Freedom of news in the world ,wanted to show the problem in the societies

ជនជាតិខ្មែរកើតនៅលើដីខ្មែរ ត្រូវចេះខំថែជាតិឲ្យបានរុងរឿង កេរ្តិ៍ឈ្មោះជាតិ យើងបានថ្កុំថ្កើង លុះត្រាតែយើងចេះថែរក្សា។ ទោះបីខ្មែររស់នៅប្រទេសណា ចូរកុំភ្លេចថាខ្លួនកើតមកជាខ្មែរ កុំឲ្យបរទេស គេមកបង្វែរ ឲ្យខ្មែរនិងខ្មែរ បែកសាមគ្គីគ្នា ថ្វីបើគេហ៊ានចំណាយ ប្រាក់កាសចាយហូរហៀរយ៉ាងណា ចូរកុំភ្លេច កេរ្តិ៍ឈ្មោះខេមរា រុងរឿងថ្លៃថ្លា តាំងពីបុរាណ ព្រលឹងជាតិនៅគង់វង្សបានយូរ ទាល់តែយើង ស៊ូរួបរួមគ្នាគ្រប់ប្រាណ កសាងជាតិដោយក្តីក្លាហាន នោះជាតិយើងបានស្គាល់ក្តីរុងរឿង។


Thursday, March 28, 2013

Full-figured mannequins cause Internet stir

Fashion fans applauded the curvy, lingerie-clad mannequins spotted in a Swedish chain store in 2010. Now, the person who took the viral photo is launching a campaign to push stores to use more realistic-sized mannequins.

The Swedish Mannequins Facebook page aims to encourage stores to use fuller-figured mannequins.

A clothing store in Sweden is causing an Internet stir by women around the world after a photo of two curvy mannequins was posted online.
According to the Swedish photographer Rebecka Silvekroon, the photo has been "liked" on Facebook more than one million times. The image was posted on Women's Rights News earlier this month, followed by the French page BIBA and the Canadian radio channel The New HOT 105.5, among others, with each garnering as much as tens of thousands of likes, backed by a flood of supportive comments and media coverage around the globe. "Store mannequins in Sweden," the caption on the Women's Rights News post reads. "They look like real women."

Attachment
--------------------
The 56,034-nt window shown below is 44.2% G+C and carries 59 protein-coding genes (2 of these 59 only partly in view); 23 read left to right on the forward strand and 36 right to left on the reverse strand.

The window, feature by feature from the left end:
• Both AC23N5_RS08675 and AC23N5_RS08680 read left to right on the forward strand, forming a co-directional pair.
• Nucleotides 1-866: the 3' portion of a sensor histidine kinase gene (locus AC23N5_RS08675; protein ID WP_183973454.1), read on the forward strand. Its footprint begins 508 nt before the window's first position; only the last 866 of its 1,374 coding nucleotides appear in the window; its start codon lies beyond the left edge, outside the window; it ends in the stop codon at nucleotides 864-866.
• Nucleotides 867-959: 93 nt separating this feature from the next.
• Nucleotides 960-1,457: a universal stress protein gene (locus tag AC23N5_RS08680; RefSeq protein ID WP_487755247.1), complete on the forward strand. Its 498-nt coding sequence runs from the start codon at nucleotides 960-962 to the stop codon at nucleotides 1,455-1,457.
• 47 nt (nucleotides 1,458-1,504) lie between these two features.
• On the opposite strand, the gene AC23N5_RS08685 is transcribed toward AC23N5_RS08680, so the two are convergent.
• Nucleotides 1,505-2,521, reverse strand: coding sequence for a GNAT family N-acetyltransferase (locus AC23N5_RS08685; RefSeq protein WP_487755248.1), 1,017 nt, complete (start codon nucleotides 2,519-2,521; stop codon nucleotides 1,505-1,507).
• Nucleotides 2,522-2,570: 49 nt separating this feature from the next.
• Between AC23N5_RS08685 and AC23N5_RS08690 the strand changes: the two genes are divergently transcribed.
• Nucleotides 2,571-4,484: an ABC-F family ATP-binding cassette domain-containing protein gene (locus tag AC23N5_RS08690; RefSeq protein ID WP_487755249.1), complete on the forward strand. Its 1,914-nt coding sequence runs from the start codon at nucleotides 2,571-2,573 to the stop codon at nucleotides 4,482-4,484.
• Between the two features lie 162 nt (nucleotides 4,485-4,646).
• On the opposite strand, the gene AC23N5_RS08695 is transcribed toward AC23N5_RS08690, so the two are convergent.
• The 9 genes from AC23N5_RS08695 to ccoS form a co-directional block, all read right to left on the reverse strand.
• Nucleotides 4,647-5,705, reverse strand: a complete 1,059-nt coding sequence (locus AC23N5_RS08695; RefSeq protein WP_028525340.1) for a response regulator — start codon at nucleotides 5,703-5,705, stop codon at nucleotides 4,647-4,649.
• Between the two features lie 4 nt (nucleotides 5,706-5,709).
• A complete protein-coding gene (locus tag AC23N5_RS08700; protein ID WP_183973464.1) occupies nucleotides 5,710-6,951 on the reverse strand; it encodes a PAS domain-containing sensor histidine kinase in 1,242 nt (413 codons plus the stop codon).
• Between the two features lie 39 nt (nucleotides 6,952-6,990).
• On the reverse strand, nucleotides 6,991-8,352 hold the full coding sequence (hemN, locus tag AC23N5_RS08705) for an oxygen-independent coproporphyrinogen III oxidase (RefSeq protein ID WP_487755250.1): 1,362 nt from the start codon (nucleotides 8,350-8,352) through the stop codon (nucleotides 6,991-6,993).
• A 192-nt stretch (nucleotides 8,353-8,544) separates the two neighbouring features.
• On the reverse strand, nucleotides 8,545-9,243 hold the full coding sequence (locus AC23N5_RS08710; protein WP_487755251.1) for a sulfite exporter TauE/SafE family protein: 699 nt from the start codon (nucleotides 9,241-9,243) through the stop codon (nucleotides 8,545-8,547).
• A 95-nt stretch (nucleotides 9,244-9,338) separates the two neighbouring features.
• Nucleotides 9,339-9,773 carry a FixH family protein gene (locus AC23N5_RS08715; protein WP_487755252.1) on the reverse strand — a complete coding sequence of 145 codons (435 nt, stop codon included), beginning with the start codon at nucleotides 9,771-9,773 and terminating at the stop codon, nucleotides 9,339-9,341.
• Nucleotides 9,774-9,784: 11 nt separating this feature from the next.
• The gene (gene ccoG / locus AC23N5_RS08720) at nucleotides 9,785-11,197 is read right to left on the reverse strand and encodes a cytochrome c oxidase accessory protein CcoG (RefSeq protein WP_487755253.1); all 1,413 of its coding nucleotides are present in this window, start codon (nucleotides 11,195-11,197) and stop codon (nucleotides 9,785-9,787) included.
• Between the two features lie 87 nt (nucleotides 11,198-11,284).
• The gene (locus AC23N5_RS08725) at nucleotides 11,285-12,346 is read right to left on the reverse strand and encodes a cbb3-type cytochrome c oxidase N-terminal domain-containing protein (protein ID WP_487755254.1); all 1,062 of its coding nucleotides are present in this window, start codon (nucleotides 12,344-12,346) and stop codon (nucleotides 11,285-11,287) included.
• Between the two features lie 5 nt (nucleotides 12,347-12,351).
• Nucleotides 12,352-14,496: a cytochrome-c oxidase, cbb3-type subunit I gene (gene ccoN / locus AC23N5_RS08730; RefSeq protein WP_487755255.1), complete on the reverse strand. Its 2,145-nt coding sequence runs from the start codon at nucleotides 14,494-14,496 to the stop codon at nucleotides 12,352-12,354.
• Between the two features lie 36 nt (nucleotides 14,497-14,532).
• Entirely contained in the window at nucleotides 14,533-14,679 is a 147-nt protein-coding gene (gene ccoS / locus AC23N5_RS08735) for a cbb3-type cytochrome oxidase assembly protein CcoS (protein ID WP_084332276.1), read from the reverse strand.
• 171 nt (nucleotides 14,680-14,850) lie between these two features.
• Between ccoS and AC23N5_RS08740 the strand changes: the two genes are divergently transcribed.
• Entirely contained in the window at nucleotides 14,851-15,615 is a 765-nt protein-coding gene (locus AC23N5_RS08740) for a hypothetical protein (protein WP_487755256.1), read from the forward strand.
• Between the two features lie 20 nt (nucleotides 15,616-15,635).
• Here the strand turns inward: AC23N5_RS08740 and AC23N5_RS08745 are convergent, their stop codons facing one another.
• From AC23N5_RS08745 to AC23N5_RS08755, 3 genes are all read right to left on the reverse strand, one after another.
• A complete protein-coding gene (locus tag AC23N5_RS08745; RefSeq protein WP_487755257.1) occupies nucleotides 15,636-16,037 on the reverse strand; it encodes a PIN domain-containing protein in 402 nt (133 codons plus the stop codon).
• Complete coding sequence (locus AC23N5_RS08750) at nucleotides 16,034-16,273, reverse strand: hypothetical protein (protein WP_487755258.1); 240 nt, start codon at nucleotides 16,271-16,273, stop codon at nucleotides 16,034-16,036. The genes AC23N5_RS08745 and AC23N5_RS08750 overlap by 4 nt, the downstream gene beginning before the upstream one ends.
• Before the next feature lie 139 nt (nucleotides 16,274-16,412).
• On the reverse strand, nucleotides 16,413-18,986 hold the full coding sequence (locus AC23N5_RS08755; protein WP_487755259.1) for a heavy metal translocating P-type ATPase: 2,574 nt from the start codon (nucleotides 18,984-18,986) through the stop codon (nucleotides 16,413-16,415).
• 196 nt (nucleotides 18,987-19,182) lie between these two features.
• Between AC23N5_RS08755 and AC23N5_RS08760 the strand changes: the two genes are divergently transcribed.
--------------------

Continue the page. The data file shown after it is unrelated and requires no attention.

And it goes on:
The mannequins, clad in lingerie, have fuller thighs and more generous stomachs, giving them a more realistic body proportion than traditional mannequins. Most mannequins in the US, for example, are a US size 4 or 6, a departure from the average American woman, who wears a size 14.
Initially, there was some confusion over where the Swedish mannequins were located, with some reports citing H&M. However, the company was eventually noted as Åhléns, a Swedish chain.
This certainly isn't the first controversy over skinny mannequins. Back in 2007, Spanish companies such as Zara and Mango promised to replace reed-slim mannequins in store windows with size-6 mannequins or larger after receiving complaints from the Spanish Ministry of Health. Back in 2010, Club Monaco mannequins were also criticized by shoppers for being too scrawny. According to the Los Angeles Times, writer and blogger Cory Doctorow posted a photo of "a dangerously emaciated" mannequin at a London Gap. "I'm wondering what the internal project name for this was at Gap HQ: 'Death-camp chic'? 'Ana Pride'? 'Famine fashion forward'?" he wrote.
In response to the Swedish mannequin photo's success this month, Silvekroon, who posted the photo on her blog in 2010, has set up a website and Facebook page called Swedish Mannequins to campaign for fuller figured mannequins in stores. "Let us try to change the way retailers think when they are about to purchase new mannequins," she wrote. "And let's try to change the way mannequins are produced by manufacturers. Simply put, let us try to change the world of fashion, one small image at a time!"


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